The Eastern European entrance of Lidl and Kaufland, supermarket retail chains owned by a German corporate group, were financed with loans from public money. According to an investigation by The Guardian, almost 900 million Euro of public funds coming from the World Bank and European Bank for Reconstruction and Development (EBRD) were injected to develop hundreds of supermarkets packed with cheap, imported food. This leaves peasants and other local food producers, largely ignored by these retailers, unable to compete.
These public institutions, funded by taxpayers and owned by governments, have explicit mandates to increase local development in the countries where they spend their money. The World Bank also has an additional, specific mandate to reduce global poverty. An International Consortium of Investigative Journalists found that 1,000 World Bank projects approved between 2004 and 2013 forced 3.4 million people from their homes, grabbed their land, or damaged their livelihood. The banks claim that their funding for Lidl and Kaufland would create jobs, opening new markets for local producers and bringing “good quality, affordable food” to poor consumers.
Nowdays, in full expansion in Romania, Kaufland owns over 100 supermarket retail outlets, while Lidl has more than 180. Both retailers are owned by the german Schwartz Group, which in the last decade received a staggering 900 million Euro financing from the International Finance Corporation, a powerful branch of the World Bank, and from the EBRD.
The first loan from the IFC was received in 2004, 100 million dollars to settle in Poland. Schwartz Group also benefited from another 141 million dollars to develop their supermarket chains in Romania and Bulgaria. In 2013, another tranch of 105 million dollars secured their entrance on the Serbian and Croatian markets.
Their development strategy, initially targeting large cities, but later on, also middle and small sized towns (up to 30000 citizens), has a disastrous effect on small producers. The Guardian investigation shows that in Bucharest, Romania’s capital, nearly all of the chain’s outlets are within walking distance of an older, local marketplace.
“Ion Garalin, a small-scale trader who has sold local produce at the Piata Gorjului market in western Bucharest for more than two decades, says this has made a difficult situation even worse. “Really, the most negative impact is that they’ve chosen to open stores very close to local markets like this one,” said the 67-year old, standing in front of a stall piled high with fresh vegetables, waiting patiently for customers. Today, this once bustling market is now eerily silent. “We’re being eaten alive … We can’t go on like this.”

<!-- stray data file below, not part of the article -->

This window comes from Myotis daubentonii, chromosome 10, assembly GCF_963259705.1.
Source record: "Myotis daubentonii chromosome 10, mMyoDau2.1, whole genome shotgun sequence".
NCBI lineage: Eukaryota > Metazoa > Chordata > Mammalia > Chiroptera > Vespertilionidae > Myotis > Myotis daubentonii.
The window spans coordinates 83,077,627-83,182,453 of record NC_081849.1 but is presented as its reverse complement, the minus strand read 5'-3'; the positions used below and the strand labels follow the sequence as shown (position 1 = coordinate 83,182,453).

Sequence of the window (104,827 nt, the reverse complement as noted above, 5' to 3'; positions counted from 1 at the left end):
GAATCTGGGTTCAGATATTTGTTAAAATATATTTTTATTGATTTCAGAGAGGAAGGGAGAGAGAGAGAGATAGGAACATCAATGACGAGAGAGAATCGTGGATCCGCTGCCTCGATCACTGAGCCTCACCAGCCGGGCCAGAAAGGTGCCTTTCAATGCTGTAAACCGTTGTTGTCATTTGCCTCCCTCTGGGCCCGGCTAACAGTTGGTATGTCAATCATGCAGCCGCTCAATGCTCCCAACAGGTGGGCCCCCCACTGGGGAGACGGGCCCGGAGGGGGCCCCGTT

Extract from the Guardian investigation
In their quest for a bargain on food products, supermarkets like Germany’s Lidl and Kaufland are bypassing high quality local goods for Europe’s cheapest. Thus, peasants selling in larger cities are exiled to illegal sidewalk stands to sell their local goods. They grow poorer because they cannot compete. Undoubtedly, they do not make profit enough to expand or buy equipment. They are burdened with an aggressive free market where Dutch or Spanish have a year round produce in their million euro greenhouses and international retailers like Lidl can ship milk produced in Poland to markets in Bucharest and still beat local prices two fold. On the other side, consumers are tempted with penny prices, in standardized shops where people are swarming (below video of a “Lidl attack – https://youtu.be/JMbrl8-0nvc”) to buy cheap appliances and underwear conveniently put near down-priced food products from all over the world.
Written by Attila Szocs, Land Rights Campaigner at Eco Ruralis